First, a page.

Next we had an amazing lunch with a picturesque view of the winery’s lake over two more wines – the Stag’s Leap Chardonnay and the Stag’s Leap Cabernet. The setting was pristine, the wine was great, the company was charming and a canoe race even broke out between several participants at the end.

Our last stop was Mumm Napa.  I had done the full tour here before so I won’t repeat the details, but ending the day on the Mumm porch with glasses of aged sparkling wines makes it hard to wipe the smile off of your face.  We even stopped at the Golden Gate Bridge for a photo opportunity.  Thank you Platt’s for making your partners feel so valued and taking such good care of us.  


September Wine Round Up: Three Affordable Wines Made the Grade

In the spirit of another Thirsty Thursday #thristythursday, I grabbed a group of co-workers and we tried a variety of sample wines — eight in total.  The following were my favorite three sampled:

White:

2013 Kendall Jackson Avant Sauvignon Blanc – lime, lemongrass, green pepper, citrus and minerality made this a great patio ready wine.

2012 Matchbook The Arsonist – candid apple, caramel popcorn, citrus, vanilla and tropical notes made up this wine, but it had a nice balance and finish at the end.

Red:

2012 Kendall Jackson Avant Red Blend – an everyday drinking wine with lots of red fruit, vanilla, mocha and nutmeg.


August Wine Review: A Focus on Napa, Sonoma and Bordeaux Wines

Time for another wine round up focused on wines primarily from California and a few from France – all that were absolutely delicious – and several that were new to me and now on my “go forth and seek out” list. 

Whites:

  • 2013 Murphy Goode “The Fume” – I had the chance to try the 2012 last year when Winemaker David Ready Junior came through Dallas.  It remains a great sauvignon blanc with tropical fruits, orange blossom and melon notes.  And I love his Grateful Dead sojourn story followed by the summons from his dad that got him back into the business.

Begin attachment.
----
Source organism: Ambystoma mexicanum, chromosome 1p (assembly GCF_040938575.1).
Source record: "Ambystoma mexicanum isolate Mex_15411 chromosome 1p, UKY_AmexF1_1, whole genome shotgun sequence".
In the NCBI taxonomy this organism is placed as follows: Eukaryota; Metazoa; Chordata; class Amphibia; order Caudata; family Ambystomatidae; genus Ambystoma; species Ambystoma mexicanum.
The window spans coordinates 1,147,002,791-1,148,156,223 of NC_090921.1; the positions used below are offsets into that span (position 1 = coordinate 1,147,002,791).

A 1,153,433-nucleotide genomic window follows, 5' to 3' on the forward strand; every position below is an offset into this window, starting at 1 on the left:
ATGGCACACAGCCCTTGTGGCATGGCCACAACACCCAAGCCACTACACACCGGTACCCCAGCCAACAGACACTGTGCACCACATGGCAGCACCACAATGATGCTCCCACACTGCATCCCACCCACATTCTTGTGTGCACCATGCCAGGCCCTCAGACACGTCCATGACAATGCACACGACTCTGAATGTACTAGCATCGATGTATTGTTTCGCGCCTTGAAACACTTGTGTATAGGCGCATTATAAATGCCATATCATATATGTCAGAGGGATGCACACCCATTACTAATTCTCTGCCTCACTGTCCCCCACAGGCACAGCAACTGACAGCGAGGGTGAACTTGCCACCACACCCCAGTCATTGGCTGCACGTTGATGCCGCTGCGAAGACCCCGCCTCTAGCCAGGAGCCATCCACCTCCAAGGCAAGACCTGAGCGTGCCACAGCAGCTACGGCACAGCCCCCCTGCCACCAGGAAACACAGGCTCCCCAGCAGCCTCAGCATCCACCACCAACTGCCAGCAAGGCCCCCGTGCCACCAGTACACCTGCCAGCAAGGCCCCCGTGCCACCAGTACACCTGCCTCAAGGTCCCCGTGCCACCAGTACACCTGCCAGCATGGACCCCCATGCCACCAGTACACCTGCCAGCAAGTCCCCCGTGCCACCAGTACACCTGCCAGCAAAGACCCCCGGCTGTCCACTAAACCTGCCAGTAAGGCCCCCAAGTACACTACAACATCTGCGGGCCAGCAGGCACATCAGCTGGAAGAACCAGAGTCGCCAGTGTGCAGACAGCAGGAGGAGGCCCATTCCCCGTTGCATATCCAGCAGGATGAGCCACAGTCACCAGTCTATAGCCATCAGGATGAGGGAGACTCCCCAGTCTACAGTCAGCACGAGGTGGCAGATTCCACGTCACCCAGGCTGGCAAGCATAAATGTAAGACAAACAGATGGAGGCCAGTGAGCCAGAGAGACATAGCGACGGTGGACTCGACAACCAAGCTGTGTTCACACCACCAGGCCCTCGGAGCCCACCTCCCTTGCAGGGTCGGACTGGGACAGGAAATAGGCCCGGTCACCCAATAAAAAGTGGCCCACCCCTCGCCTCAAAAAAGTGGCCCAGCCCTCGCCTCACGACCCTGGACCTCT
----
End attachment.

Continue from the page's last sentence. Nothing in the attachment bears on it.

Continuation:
• 2013 Galerie Naissance (Napa Valley) – this was full of tropical fruits, floral notes and a very bright acidity.  This was delicious.
  • 2013 Galerie Equitem Sauvignon Blanc (Knights Valley) – this was more mineral in nature, the fruit was more subtle and the layers of flavor and finesse really showed well.  What an elegant and beautiful Sauvignon Blanc. 

Both Galerie wines came with a collection of family recipes from Winemaker Laura Diaz Munoz that showcases her family’s passion for wine and food. 

Reds:

  • 2010 Chateau Jean Faux Bordeaux Superieur – full of black cherry, spice, earthiness, raspberry, anise and licorice.  A great value Bordeaux from a great vintage.
  • 2011 Murphy’s Goode Liar’s Dice Zinfandel – during my time with David, we tried the 2010 vintage.  The 2011 was just as good with big berry and spice.

  • 2011 Faust Cabernet Sauvignon – Asian spice, red cherry, spice, currant and cedar notes filled out this elegant and well-rounded wine.  I love finding second label wines that are just as good as the first label and Faust is a strong sibling to Quintessa.

  • 2012 Plumpjack Merlot – big fruit, blueberry pie, black cherry, chocolate and smoke make this a nuanced and well balanced wine.  The wine was intense and had lots of layers.

  • 2010 Animo Cabernet Sauvignon – this high-end Michael Mondavi family wine which was named after the Italian word for “spirit or soul” was full of cassis, black cherry, terrior and lots of fruit.  It was well-balanced and while delicious today, would be awe inspiring with some cellar time. 

And based on yesterday’s 6.0 earthquake that happened in Napa, I strongly urge you to buy some Napa wine, plan a wine country trip or do something to support the region.


Refugio Ranch: A Haven of Calm After the #WBC14 Storm

When Jeff Butler, the director of sales for Refugio Ranch Vineyards in Los Olivos, reached out with a wonderful invitation to experience his special vineyard, he didn’t flinch when the invitation for one grew to an invitation for ten.  If you’ve been following the adventures of the QBP during #wbc14, you’ve realized that we are loud and proud, love wine and long for the ‘off the beaten path’ experiences that are not replicated with larger conferences.

“The more the merrier,” he said – probably not quite realizing what was in store.  We met at the tasting room and tried the 2013 Aqua Dolce de Refugio on the patio.  The wine, which was made of Malvasia Bianca, was very refreshing with notes of honey, orange blossoms, white flowers and nectarines. 

We loaded up the cars and coolers and headed to the winery, where we promptly lost Thea Dwelle, who joined us with her carload of folks a few minutes later.  The winery, which is on private property and not open to the public, is a sanctuary. Imagine flowers everywhere you look, beautiful vineyards, an inviting front porch, a fantastic host and the wines, oh the wines.